The spooky season is fast approaching, when we celebrate all things otherworldly. Halloween has evolved from the ancient Celtic festival of Samhain (pronounced sow-win, which roughly translates as ‘summer’s end’), when people believed that the boundaries between the spirit world and the world of the living were at their thinnest.
To ward off the possibility of ghosts returning to haunt them, people would hang carved turnip lanterns in their yards, or dress up in animal skins and light bonfires. It was also a time to celebrate the harvest season, and prepare for the harder and darker days of winter to come.
Halloween is a shortened version of All Hallows Eve, which is the day before All Saint’s Day on 1 November. This was a religious day created by Pope Gregory III in the eighth century to honour the saints, and eventually it became amalgamated into the Samhain festival, to create the blend of the spiritual and the spooky that we still celebrate today.
Nowadays, Halloween has lost its overtones of suspicion and fear for most of us, but it still has a strong hold on the popular imagination. The reasons for this are open to interpretation of course, but for some people, it acts as a safety value for our fear of the unknown, death, and change.
Maybe it helps to put a joyful face on the things that unsettle us, or maybe it’s just something to look forward to when the nights are drawing in, and Christmas still feels like a long time away. Whatever the reason, it’s a great excuse to have some fun decorating our homes at this time of year! Here are a few easy ideas if you are in need of some inspiration!
Carve a jack-o’-lantern
OK, this is an obvious one, but it is the classic symbol of the season, found everywhere from Halloween bedding to Twitter emojis. Firstly, take a large fresh pumpkin with no bruises, and a flattish base so that it is easier to carve, and cut off the crown with a sharp knife. Next, scoop out all the seeds and pulp, and some of the flesh.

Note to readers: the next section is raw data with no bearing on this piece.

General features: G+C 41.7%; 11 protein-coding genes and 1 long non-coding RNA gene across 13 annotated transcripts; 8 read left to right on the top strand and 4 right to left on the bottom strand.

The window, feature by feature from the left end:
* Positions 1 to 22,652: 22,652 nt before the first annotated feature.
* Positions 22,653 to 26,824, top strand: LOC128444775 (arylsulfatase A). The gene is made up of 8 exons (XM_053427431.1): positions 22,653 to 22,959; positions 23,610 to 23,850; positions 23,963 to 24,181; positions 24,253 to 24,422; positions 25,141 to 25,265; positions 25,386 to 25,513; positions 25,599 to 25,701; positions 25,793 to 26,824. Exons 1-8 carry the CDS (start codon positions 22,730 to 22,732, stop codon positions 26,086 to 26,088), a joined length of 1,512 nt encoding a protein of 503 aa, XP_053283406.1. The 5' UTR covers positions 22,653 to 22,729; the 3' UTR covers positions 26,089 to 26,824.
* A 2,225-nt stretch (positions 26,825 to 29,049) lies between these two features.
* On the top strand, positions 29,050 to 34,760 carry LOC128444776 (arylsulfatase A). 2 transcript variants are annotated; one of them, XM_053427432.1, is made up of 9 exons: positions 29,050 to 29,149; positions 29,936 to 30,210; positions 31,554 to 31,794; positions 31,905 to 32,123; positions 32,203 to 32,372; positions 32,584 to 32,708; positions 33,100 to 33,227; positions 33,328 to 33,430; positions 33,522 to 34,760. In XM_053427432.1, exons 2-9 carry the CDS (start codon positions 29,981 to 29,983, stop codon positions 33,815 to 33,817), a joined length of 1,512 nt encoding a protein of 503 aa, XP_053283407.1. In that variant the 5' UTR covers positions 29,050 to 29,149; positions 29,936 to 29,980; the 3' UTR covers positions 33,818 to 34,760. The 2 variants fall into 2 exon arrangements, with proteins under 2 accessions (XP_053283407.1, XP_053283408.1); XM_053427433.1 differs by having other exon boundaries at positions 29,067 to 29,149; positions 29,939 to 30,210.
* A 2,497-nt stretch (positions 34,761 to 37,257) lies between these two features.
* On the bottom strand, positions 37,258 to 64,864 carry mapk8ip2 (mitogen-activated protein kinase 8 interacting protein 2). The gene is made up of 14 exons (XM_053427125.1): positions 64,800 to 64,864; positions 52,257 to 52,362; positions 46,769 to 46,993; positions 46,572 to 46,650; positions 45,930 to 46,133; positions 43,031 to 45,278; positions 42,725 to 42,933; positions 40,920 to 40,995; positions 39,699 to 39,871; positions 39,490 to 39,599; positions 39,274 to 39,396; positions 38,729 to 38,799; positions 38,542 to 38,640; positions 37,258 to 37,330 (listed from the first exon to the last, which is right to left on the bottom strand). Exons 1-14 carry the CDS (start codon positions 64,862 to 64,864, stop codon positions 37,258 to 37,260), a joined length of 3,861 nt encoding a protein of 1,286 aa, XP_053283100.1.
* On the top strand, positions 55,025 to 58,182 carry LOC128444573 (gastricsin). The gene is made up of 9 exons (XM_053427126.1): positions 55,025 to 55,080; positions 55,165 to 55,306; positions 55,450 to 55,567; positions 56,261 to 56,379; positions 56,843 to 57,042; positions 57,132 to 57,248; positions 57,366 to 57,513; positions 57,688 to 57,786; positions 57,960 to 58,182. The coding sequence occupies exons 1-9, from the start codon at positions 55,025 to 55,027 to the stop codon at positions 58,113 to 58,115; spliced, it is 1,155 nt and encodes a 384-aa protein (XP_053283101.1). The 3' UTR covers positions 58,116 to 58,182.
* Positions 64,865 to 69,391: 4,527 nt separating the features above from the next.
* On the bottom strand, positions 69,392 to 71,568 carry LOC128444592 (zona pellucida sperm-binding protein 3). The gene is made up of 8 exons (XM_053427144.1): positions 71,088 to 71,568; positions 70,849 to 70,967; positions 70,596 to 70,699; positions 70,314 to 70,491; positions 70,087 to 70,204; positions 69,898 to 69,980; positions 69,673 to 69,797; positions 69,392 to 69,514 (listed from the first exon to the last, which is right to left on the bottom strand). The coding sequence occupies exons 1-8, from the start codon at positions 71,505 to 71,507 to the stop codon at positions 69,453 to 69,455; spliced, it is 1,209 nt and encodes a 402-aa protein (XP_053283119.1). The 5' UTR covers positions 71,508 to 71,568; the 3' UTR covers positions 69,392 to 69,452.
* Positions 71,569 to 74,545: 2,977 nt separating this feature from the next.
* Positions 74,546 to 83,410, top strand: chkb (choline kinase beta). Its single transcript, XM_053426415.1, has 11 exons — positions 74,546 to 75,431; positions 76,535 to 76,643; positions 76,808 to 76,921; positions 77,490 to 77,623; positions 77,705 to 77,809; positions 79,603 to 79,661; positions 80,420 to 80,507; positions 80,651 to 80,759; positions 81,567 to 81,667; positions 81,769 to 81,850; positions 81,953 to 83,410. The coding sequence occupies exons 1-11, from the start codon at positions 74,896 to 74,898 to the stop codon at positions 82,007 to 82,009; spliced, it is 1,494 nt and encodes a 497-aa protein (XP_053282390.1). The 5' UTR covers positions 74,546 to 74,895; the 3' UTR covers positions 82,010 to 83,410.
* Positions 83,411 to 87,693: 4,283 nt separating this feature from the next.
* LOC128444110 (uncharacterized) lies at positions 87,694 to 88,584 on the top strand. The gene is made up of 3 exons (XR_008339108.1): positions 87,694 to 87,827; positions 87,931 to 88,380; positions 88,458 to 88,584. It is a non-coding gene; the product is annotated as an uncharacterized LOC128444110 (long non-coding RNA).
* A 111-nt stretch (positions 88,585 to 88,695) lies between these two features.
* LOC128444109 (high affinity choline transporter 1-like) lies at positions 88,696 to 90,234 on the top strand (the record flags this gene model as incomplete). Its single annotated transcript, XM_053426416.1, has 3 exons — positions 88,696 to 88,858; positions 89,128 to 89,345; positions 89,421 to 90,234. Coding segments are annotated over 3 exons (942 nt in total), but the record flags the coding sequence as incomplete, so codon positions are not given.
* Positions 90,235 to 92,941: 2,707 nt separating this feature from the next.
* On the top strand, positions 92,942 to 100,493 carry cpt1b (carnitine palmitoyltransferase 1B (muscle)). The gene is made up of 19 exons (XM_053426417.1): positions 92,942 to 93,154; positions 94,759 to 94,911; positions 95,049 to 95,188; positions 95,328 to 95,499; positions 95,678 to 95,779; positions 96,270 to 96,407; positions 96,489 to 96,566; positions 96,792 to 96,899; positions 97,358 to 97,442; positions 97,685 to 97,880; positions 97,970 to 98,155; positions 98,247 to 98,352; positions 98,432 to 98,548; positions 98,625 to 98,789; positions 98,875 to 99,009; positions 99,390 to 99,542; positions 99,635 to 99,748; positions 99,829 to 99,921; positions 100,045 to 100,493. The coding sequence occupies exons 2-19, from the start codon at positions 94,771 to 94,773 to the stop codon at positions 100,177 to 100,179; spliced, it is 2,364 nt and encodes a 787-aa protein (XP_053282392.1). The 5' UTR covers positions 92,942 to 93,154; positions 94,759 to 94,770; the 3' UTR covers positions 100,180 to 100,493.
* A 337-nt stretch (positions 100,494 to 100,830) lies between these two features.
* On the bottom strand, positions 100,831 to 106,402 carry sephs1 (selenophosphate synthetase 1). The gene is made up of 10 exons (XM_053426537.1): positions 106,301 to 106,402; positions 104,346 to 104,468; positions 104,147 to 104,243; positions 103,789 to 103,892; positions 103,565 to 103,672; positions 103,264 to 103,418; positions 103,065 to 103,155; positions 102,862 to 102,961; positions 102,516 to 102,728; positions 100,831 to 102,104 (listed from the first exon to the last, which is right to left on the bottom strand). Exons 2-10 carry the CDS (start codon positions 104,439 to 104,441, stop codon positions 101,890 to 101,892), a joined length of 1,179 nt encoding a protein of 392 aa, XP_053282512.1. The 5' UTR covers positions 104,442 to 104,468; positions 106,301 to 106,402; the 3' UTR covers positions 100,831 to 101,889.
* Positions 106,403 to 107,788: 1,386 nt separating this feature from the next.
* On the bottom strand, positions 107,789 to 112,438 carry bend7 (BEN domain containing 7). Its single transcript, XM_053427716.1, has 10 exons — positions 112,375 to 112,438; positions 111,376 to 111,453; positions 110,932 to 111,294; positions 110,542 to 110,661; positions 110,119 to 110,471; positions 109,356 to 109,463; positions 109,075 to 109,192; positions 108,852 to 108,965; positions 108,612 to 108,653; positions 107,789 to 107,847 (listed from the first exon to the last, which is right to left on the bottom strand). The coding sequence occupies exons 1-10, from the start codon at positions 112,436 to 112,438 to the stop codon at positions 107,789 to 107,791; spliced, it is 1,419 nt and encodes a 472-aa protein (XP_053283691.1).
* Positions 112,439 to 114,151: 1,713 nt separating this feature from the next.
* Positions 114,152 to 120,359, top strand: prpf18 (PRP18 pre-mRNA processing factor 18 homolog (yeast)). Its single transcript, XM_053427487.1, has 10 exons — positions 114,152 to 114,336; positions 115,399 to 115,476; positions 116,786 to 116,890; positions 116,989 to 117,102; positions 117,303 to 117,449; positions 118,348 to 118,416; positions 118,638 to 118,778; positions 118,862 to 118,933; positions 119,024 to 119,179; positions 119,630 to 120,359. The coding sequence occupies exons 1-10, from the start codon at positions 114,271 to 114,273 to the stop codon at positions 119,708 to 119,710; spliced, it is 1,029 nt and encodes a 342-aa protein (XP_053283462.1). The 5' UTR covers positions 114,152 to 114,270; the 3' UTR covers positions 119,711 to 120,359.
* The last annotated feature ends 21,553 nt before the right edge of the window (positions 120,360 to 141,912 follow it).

The next step is to mark out your design for the face with a marker pen. A quick internet search will give you some inspiration, if you are not particularly artistic yourself! You can even cut out a paper pattern and draw around it on your pumpkin, to ensure that your design is in proportion and accurate.
Using a smaller sharp knife, cut out the features of your pumpkin face. Some people find this easier to do when they are holding the pumpkin in their lap, looking down on it. Once you are happy with the face, simply but a lit tealight inside and put on the lid. The scraps are great to throw in a curry, casserole, or chutney, and the seeds can be roasted and eaten.
Dried flower wreaths
Wreaths are the perfect decoration for the season, symbolising the harvest and the end of summer, and also referencing the associations with spirituality and death. If you want to create your own, pick a mixture of dried ferns, flowers, leaves, berries, and twigs.
Choose autumn hues in vibrant rusts, bronzes, and golds, balanced out with darker browns and cream or white. Arrange them in a pleasing wreath shape, to achieve a good balance of tones, shapes, and textures. Next, take a wreath base, and start by weaving in the smaller items, adding the smaller pieces on top.
You can add finishing touches, such as pieces of dried fruit or even some plastic creepy crawlies, with floral wire or glue. The perfect way to brighten up your front door and welcome the trick and treaters!
Make some potion bottles
To add some pops of colour around the house, take empty glass bottles (from spirits, bath products, or used candle jars, for example), and fill them with fake creepy crawlies, mini plastic skulls, or Halloween themed sweets. Any small spooky trinket will do, in fact. Next, pour in a mixture of water, food colouring, and glitter, to create a ghostly glow.
For a twist on the traditional scary face, try painting some smaller pumpkins in natural tones of white, stone, and moss, to make tasteful table decorations.
You could also try alternative carvings, such as the spiderweb design. Instead of cutting off the top, carve a large oval shape into the side of the pumpkin. Hollow out the centre, and spray paint the entire pumpkin, including the inside, black. Next, make a spider web out of string, and glue it over the oval shape, not forgetting to add the spider!